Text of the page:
"This isn't for publication, Bill." She stepped closer and lowered her voice. "I'm asking for personal reasons, okay?"

His eyes narrowed. "You better come through." He escorted her

through to his office, offered her a seat and then perched on the edge of his desk. "What's this about? What personal reasons?"

"This is confidential, right?" She fixed him with a hard, determined stare.

He shrugged. "Are you even here?" And he actually winked.

"Okay. This is what I need to know…" And she reeled off several questions.

He just listened, his face expressionless. Then, when she'd finished, he said, "If I'm going to answer those, you need to give me a reason."

"I told you. Personal."

"Not good enough, Lane."

"Okay." She hesitated. This was breaking a confidence, but it was important. If she was going to help Clark, she needed the information Henderson had. "I spoke to Superman earlier. He says he never heard Monica calling for help. And he's pretty upset about it — he blames himself that she's dead."

"I see." Bill nodded slowly. "Y'know, this is one of the reasons I keep warning the Mayor against cutting back policing budgets. Because, even though Superman does his best, he's not one hundred per cent effective. He just won't be there to save everyone every time. Just like last night."

She nodded, and her heart began to sink a little. Was Bill not going to be able to give her anything that would help?

But then he straightened, met her gaze and said, "Okay. Just listen, Lane. No notebook. No tape recorder. And I'll deny this conversation ever happened."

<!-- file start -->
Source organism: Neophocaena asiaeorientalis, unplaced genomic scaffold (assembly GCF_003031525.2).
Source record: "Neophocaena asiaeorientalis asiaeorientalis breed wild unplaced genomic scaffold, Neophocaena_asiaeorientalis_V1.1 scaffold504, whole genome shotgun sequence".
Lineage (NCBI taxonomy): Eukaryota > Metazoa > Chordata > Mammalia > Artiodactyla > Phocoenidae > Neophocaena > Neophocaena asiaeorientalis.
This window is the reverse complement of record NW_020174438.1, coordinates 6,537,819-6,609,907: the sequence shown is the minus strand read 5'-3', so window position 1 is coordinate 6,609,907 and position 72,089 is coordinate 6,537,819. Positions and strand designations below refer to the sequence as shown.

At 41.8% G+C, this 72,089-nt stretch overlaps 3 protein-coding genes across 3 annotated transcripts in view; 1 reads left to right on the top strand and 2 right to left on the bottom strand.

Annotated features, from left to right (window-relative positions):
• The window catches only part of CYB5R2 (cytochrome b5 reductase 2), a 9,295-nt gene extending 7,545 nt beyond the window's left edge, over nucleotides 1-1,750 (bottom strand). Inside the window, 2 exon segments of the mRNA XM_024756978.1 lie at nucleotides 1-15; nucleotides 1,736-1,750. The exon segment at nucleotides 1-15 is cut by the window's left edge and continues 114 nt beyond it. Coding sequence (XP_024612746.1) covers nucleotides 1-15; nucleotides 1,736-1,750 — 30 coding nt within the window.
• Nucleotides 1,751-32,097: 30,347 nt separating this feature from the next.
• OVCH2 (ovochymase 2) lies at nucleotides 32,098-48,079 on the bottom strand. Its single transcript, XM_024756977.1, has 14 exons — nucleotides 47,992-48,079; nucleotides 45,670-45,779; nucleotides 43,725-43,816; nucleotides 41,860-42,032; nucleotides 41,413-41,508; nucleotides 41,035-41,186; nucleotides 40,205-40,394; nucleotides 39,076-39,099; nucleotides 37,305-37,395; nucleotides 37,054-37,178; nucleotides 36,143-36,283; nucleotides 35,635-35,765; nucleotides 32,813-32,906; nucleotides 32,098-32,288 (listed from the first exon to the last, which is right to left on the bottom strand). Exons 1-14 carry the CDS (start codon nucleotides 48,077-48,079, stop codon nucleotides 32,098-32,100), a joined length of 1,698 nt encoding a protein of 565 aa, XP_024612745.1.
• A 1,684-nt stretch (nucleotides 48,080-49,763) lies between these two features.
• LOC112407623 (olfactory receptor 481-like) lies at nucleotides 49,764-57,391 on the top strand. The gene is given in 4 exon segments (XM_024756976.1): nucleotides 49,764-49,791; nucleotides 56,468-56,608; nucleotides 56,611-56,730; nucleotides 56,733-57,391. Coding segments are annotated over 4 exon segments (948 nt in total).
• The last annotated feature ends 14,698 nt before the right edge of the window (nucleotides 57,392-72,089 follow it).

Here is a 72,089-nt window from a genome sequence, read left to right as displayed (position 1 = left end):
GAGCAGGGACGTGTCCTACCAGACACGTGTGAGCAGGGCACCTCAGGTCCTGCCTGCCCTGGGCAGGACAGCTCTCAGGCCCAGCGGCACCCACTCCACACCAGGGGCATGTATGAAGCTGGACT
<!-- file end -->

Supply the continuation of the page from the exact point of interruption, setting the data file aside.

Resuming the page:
She nodded. "Deal."


Clark used the remote-control to flick from channel to channel. There was nothing on television to hold his attention. Sports game. Reality show. Gardening show. Soap opera. Game show. Game show. Travel show. Old movie. Soap opera. Another game show. Another old movie. Another soap opera. News programme…

"…and there's still no break-through in the Monica Pearson murder case. Police are tight-lipped about progress into the investigation of the young woman found beaten to death…"

He changed the channel. A quiz show filled the screen. He ignored it.

Monica. Dead. Blood everywhere. His fault.

He should have heard her. He should have been there. He should have saved her.

His fault.

What made him ever think he could have a normal life? A girlfriend?

He didn't have a right to that kind of a life. He was Superman. He had a responsibility to Metropolis. To the world, in fact. He should have been there. He should have saved -